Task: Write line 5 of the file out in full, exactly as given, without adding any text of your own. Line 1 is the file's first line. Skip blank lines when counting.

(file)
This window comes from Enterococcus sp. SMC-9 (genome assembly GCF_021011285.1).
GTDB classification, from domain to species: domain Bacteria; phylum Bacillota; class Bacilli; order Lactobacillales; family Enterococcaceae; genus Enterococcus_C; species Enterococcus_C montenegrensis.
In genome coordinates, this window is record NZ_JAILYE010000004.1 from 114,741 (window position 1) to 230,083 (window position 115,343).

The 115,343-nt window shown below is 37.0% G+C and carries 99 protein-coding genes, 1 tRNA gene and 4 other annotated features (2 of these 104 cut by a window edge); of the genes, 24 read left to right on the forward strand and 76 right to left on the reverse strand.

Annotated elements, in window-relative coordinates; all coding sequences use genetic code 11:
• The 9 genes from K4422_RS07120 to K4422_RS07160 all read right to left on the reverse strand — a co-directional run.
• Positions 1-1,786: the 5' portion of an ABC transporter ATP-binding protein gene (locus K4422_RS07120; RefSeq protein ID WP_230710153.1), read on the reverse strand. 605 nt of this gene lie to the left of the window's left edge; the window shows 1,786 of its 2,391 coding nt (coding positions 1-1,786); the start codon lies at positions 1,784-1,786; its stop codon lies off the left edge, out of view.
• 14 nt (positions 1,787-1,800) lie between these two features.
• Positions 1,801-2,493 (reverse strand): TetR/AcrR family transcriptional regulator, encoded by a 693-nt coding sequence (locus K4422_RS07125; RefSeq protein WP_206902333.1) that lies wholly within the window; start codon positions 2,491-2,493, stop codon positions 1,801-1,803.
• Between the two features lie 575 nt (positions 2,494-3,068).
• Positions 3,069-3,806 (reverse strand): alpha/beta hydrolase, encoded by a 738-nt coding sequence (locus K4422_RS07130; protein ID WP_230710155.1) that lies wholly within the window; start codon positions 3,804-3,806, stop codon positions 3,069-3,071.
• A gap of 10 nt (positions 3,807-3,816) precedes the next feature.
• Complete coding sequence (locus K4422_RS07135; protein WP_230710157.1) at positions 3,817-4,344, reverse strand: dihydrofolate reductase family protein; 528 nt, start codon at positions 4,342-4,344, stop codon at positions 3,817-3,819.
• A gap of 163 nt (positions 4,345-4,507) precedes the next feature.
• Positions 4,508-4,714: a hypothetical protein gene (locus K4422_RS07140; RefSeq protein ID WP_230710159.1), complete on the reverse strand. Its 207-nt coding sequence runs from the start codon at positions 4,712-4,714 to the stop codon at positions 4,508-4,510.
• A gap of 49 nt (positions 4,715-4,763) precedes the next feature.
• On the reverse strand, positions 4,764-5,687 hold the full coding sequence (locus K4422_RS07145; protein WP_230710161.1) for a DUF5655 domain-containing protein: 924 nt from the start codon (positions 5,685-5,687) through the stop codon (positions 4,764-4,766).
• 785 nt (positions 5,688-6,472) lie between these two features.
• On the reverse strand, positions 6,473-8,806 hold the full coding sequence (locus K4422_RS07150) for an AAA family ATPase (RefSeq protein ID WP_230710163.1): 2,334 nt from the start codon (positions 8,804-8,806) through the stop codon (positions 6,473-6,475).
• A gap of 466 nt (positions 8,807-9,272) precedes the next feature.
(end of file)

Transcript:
Annotated elements, in window-relative coordinates; all coding sequences use genetic code 11: